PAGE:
Uytengsu Aquatics Center
The Uytengsu Aquatics Center is a 2,500-seat outdoor aquatics venue located on the campus of the University of Southern California in Los Angeles, USA. The facility features two pools: a long course pool, a diving well with towers; the facility is the home pool for diving teams. The facility was constructed for the 1984 Summer Olympics, opened in July 1983. Financial assistance for the construction of the facility came from McDonald's, for the first 29 years of its existence, the stadium bore the name McDonald's Olympic Swim Stadium. At the time of the'84 Games, it was called the "Olympic Swim Stadium", was the main aquatics venue at the Games, hosting competitions in swimming and synchronized swimming. For the Games, the facility featured temporary bleacher seating around the two pools, removed after the Games. In 1989, the Lyon Center was built on a portion of the land; the pool has hosted several high-level national meets since 1984, including the 1989 U. S. Swimming Nationals, the Swimming competitions at the 1991 U.
S. Olympic Festival, the 1993 U. S. Diving Nationals, it hosted the NCAA Women's Water Polo Championship in 2002 and is slated to host again in 2014. It hosted the NCAA Men's Water Polo Championship in 2012; the pool was closed in 2013, was rebuilt, reopened in 2014 with its current name, a homage to USC alumnus Fred Uytengsu, who donated $8 million for the renovations. The pool is named for former USC swim coach Peter Daland, while the diving tower was dedicated to Olympian diver Sammy Lee
USC Trojans women's volleyball
The USC Trojans women's volleyball team is coached by Brent Crouch, who began in 2018. Under the last coach, Mick Haley, USC became the first repeat NCAA Volleyball National Champion to go undefeated, as they finished off 2003 with a record of 35–0 while becoming the first school in NCAA history to stay at number one in the coaches poll every week; the program began in 1976. The first coach, Chuck Erbe, led the team to four national championships, 1 NCAA and three AIAW. Women's volleyball has 10 final four appearances, finishing as the National runner-up in 1982. More USC sent three female volleyball athletes to the 2008 Olympics – 2004 graduate Nicole Davis represented the indoor United States team, earning a silver medal. 2008 graduate Asia Kaczor represented her native Poland for indoor play, while 2006 alum Bibiana Candelas teamed up with Mayra García in beach volleyball, representing her native country, Mexico. 1981 was the first year. USC, with a 26–10 record, defeated favored UCLA at Pauley Pavilion to win the first NCAA volleyball championship in NCAA history.
USC won the program's second NCAA championship by defeating No. 2 and defending national champion Stanford 3–1. Keao Burdine was named the Most Outstanding Player. In 2003, USC repeated as national champions. With a 35–0 record, the Women of Troy became the first repeat champion to go undefeated. USC defeated Florida 3–1 in the final. In 2004, USC made its third consecutive final four, by upsetting No. 1 Nebraska in the regional final. In the national semifinals, the Women of Troy lost to No. 4 seeded Minnesota, the eventual national runners-up. USC is the only school in the history of the AVCA Showcase tournament to win back-to-back AVCA Showcase titles, as the Women of Troy won in 2003 by defeating Hawaiʻi and 2004 by defeating Minnesota. USC made its first final four since 2004. In the national semifinal, the Women of Troy nearly defeated top-seeded and eventual national runner-up Stanford having match point, but ended up losing the fifth set in extra points, 16–14. During the regular season, USC had beaten the Cardinal once.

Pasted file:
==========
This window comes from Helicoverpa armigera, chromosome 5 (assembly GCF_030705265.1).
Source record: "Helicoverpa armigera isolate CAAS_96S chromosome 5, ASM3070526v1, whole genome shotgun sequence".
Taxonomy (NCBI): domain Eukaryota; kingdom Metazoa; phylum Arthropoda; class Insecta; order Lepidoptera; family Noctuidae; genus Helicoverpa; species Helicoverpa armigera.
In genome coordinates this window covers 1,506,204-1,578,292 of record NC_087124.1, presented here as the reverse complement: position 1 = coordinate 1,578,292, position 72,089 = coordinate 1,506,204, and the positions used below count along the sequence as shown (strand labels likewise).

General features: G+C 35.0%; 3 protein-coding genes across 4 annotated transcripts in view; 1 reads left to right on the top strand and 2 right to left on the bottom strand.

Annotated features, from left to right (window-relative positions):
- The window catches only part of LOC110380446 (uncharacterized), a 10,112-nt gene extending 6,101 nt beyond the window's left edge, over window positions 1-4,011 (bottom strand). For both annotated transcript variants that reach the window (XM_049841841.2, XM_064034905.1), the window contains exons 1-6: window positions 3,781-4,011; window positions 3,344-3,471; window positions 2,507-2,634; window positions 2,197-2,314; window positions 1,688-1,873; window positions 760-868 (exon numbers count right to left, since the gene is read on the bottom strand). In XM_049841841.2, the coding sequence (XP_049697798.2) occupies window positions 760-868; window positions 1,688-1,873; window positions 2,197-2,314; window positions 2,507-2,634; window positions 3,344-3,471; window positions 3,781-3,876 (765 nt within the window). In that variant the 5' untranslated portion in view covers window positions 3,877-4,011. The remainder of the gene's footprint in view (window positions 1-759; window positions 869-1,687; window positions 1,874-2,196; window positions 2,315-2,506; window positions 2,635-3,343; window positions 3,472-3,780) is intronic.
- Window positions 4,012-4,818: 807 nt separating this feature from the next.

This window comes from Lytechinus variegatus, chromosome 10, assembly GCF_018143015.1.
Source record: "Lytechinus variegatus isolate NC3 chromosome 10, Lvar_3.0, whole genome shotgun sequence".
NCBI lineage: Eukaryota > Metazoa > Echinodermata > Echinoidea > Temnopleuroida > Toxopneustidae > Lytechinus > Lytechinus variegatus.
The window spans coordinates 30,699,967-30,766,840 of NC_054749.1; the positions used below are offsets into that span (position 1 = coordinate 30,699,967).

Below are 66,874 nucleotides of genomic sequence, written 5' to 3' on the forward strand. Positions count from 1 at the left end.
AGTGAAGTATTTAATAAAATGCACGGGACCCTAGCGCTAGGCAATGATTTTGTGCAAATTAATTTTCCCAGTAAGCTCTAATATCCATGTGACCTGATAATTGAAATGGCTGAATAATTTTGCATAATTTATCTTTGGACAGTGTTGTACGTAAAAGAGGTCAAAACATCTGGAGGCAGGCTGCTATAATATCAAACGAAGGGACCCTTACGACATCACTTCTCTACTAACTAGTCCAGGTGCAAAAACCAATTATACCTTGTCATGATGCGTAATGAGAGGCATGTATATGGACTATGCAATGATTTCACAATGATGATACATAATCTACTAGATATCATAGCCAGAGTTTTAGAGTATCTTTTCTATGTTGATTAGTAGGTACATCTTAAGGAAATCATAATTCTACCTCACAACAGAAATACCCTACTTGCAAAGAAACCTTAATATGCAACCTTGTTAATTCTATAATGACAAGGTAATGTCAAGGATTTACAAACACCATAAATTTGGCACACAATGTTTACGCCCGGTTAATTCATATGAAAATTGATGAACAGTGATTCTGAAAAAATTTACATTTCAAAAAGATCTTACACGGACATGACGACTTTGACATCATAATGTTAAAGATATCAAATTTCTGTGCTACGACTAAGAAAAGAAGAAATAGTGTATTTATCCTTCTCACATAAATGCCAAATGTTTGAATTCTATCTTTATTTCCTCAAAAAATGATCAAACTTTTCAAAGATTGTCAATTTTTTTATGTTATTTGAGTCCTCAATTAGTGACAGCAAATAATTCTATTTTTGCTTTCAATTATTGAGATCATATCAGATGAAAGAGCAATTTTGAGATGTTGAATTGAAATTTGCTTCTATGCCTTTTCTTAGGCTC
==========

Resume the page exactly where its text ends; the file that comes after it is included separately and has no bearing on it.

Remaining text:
Starting the season ranked 10th nationally, the Women of Troy compiled a 25–4 regular-season record, the 8th 25-win season in coach Haley's 10-year tenure. Notably, in the regular season USC recorded a sweep of crosstown rival UCLA in conference play, including a 3–2 margin in the last match before postseason play, avenging losses in both 2009 matches; the Women of Troy dropped just one set through the first three rounds of the NCAA tournament before facing Stanford in the quarterfinal. Though the Cardinal had defeated USC in both regular-season matches, the Women of Troy edged Stanford in a five-setter, led by Falyn Fonoimoana's season-high 25 kills, it was USC's first win against Stanford in seven tries dating to 2007. Despite having won both regular season matches against Cal, the Women of Troy hit a season low.107 as a team—including a negative hitting percentage in the first set—and were swept, 3–0, in the semifinal. USC finished 29–5 on the season; the North Gym, located in the USC Physical Education Building, was the team's home court from 1976 until 1988.
From 1989 to 2006, the North Gym and the Lyon Center split time as the team's home court. In 2007, the team moved to the Galen Center as its home court, but uses the old venues if the Galen Center is reserved for other events. Paula Weishoff – 1984, 1992, 1996 indoor volleyball Olympian Susan Woodstra – 1984 indoor volleyball Olympian, assistant coach for the 2008 Olympics. Debbie Green-Vargas, – 1984 indoor volleyball Olympian regarded as the greatest women's volleyball setter in USA volleyball history. Nicole Davis – 2008 and 2012 indoor volleyball Olympian Bibiana Candelas – 2008 beach volleyball Olympian Joanna Kaczor – 2008 indoor volleyball Olympian Jennifer Kessy – 2012 Olympic silver medalist in beach volleyball April Ross – 2012 Olympic silver medalist in beach volleyball, 2016 Olympic bronze medalist in beach volleyball List of NCAA Division I women's volleyball programs Official website
United States Army Air Corps